It can be a daunting task when you need to choose your wedding suppliers and there can be a surprising amount of jargon involved when choosing a photographer or videographer. In order to help you decide we have prepared a list of the most important questions to ask.
1. What is your video style―cinematic or documentary?
If you want the videographer to create an artistic movie of the wedding, you will want someone who can apply feature-film techniques. If you want a traditional video chronicling the day from start to finish, go with someone who is skilled in shooting in a documentary style. Don’t expect a professional who makes traditional wedding videos to put together a cinematic film and vice versa.
2. What is your storytelling approach?
Make sure you and the videographer are on the same page about how you want the day documented. Ask to see samples of his or her recent work. What is important to you may not always be captured so it is key to ask this.
3. What type of coverage do you offer?
The number of hours a videographer will shoot and the length of the film he or she will create will vary by vendor. Many pros offer a nice variety of options. Pick one that works best for the wedding’s schedule, style, and budget. Once you select the package, the coverage should be detailed in the contract. Make sure there is a contract.
4. What format will we get our film in?
Most videographers today shoot on digital cameras and produce DVDs or offer Blu-Rays that offer extremely sharp images and last for more than 30 years. The difference the equipment and delivery format can make should not be understated.
5. How will the audio (sound) be handled?
You won’t want an annoying microphone hanging over you or your guests throughout the day. Nowadays, most quality video cameras feature microphones that pick up clear sound. If a videographer wants to record the best audio during the vows, he or she will place a wireless mic on the officiant or groom― never on the bride, as it might affect the wedding dress. If your videographer doesn’t discuss this with you then alarm bells should be ringing as capturing clear audio is a key element in telling the story of your day.
6. What types of cameras/lighting will you use?
Hire a professional who owns the most advanced and modern equipment to ensure the best picture quality. The latest video cameras are more light-sensitive, so the videographer doesn’t have to bring in overly harsh, glaring, or obtrusive lighting. A digital camera that records on tape such as the Sony Z1 will have images far inferior to a Super-35mm digital camera that shoots on solid state media such as the Canon 100 or modern SLRs despite all of these being “HD”. If you have any questions about this we are happy to help. It is also important to ask how many years of experience the videographer has and what technical training they have had.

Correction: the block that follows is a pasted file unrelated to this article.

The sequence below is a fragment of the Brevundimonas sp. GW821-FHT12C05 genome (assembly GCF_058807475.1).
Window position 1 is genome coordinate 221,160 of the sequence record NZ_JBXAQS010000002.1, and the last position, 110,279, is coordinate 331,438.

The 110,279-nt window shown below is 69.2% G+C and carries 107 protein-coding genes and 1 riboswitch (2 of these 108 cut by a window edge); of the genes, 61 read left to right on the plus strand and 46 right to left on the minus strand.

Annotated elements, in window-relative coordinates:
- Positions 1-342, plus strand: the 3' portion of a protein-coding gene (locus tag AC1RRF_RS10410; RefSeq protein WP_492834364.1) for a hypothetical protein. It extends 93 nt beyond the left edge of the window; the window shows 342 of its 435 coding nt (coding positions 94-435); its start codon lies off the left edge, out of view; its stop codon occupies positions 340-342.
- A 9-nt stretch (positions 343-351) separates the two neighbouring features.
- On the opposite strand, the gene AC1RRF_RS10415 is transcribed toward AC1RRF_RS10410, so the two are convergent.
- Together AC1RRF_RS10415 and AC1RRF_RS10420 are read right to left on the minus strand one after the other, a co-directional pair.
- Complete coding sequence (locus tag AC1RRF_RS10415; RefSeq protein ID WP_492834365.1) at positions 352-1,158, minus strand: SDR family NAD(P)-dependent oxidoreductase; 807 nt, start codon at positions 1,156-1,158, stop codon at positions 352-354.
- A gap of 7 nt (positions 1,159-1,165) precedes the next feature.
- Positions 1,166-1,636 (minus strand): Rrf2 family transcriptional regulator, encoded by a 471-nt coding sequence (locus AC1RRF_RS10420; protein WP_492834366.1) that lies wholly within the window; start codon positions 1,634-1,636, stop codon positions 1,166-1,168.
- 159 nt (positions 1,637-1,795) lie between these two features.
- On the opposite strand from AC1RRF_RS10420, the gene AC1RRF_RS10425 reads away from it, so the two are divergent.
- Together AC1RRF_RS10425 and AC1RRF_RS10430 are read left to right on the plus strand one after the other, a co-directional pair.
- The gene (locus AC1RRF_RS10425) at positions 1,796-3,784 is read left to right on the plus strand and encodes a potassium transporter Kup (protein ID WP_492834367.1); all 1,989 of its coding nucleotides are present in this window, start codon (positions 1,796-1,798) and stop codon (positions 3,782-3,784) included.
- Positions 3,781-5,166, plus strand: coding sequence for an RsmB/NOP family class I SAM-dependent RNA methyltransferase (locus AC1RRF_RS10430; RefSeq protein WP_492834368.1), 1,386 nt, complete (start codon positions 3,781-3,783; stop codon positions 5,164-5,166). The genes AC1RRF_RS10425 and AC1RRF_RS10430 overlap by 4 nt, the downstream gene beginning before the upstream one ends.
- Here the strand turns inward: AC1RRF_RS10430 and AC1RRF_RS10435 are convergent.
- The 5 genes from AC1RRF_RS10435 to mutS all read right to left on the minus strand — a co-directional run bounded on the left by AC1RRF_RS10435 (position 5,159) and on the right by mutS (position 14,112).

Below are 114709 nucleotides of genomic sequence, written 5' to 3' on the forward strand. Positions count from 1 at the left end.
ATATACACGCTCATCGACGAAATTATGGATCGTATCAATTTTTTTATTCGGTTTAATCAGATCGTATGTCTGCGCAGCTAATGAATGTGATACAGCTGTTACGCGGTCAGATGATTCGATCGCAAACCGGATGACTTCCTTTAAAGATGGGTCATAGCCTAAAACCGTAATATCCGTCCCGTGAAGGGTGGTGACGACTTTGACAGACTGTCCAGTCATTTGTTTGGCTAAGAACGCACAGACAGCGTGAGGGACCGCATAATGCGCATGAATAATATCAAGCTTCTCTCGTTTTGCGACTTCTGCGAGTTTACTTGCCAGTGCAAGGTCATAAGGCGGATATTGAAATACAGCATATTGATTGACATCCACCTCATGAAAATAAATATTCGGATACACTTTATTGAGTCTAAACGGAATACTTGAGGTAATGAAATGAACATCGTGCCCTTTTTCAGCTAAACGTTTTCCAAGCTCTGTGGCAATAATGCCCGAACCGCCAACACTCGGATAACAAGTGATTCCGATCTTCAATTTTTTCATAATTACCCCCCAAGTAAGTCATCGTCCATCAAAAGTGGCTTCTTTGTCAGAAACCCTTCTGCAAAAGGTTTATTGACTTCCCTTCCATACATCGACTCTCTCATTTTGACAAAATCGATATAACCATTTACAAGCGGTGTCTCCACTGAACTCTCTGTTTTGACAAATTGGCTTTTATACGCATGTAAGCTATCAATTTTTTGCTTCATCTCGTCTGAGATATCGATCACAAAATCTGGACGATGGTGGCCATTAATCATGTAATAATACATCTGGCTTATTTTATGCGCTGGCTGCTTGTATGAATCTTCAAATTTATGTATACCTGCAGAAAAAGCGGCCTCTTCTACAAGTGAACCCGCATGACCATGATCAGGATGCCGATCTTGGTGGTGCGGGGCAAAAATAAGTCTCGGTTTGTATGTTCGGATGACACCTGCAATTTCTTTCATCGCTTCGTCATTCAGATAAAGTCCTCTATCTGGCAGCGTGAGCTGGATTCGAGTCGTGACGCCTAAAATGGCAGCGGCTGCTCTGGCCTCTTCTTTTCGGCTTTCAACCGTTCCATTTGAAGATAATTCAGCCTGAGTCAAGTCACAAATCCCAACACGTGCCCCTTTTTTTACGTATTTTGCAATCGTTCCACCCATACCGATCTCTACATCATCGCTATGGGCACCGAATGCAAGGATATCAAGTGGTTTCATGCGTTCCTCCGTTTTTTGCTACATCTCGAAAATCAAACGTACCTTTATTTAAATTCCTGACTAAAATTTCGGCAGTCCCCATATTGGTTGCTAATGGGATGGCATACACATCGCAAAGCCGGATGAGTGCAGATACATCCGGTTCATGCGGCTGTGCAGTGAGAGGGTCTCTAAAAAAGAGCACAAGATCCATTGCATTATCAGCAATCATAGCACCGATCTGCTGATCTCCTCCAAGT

7. How many other weddings will you be shooting on my wedding day?
You will want to know that you’ll have the videographer’s full attention and time. If the person or company is overbooked, he or she may rush through your event. Be sure your wedding doesn’t overlap with another.
8. Will you coordinate with my photographer?
It’s a good idea to have the videographer and photographer meet, even for just a few minutes before the ceremony, to collaborate on the video and photography coverage. You do not want them competing for shots, which can create an uneasy atmosphere and a situation where no one wins.
9. What is your editing process?
A professional videographer should be able to discuss their editing style as well as technique and the tools they use. Ask if there is any colour grading involved or if the footage is cut and provided raw. Colour grading is a process used to enhance the footage further and is common place in television and film. Ask if you will receive a trailer or hightlights of the day and how many revisions you are able to make to the edit after you have your finished film.
10. Do you offer HD-ready video?
In the age of high-definition television, this is good to know. If you are investing in a quality wedding video, you’ll most likely want to receive the most up-to-date product, which offers the sharpest pictures and will be compatible with any high-tech entertainment system that you want to set up. HD video needs to be shot and edited in HD. Not all HD is equal and this comes back to the point about cameras. If your videographer shoots and edits in HD and you only get a DVD – this will not be the full quality film. Ask if you can have a Blu-Ray which is HD and what this would cost if it is an additional cost. Ask if you can have a digital version of the film or highlights and what the costs are for this. A digital HD file will have better quality than both the DVD or Blu-Ray and is the best way to future-proof your film.
If you require any assistance with any of these points or would like to discuss your wedding day and film, please do get in touch.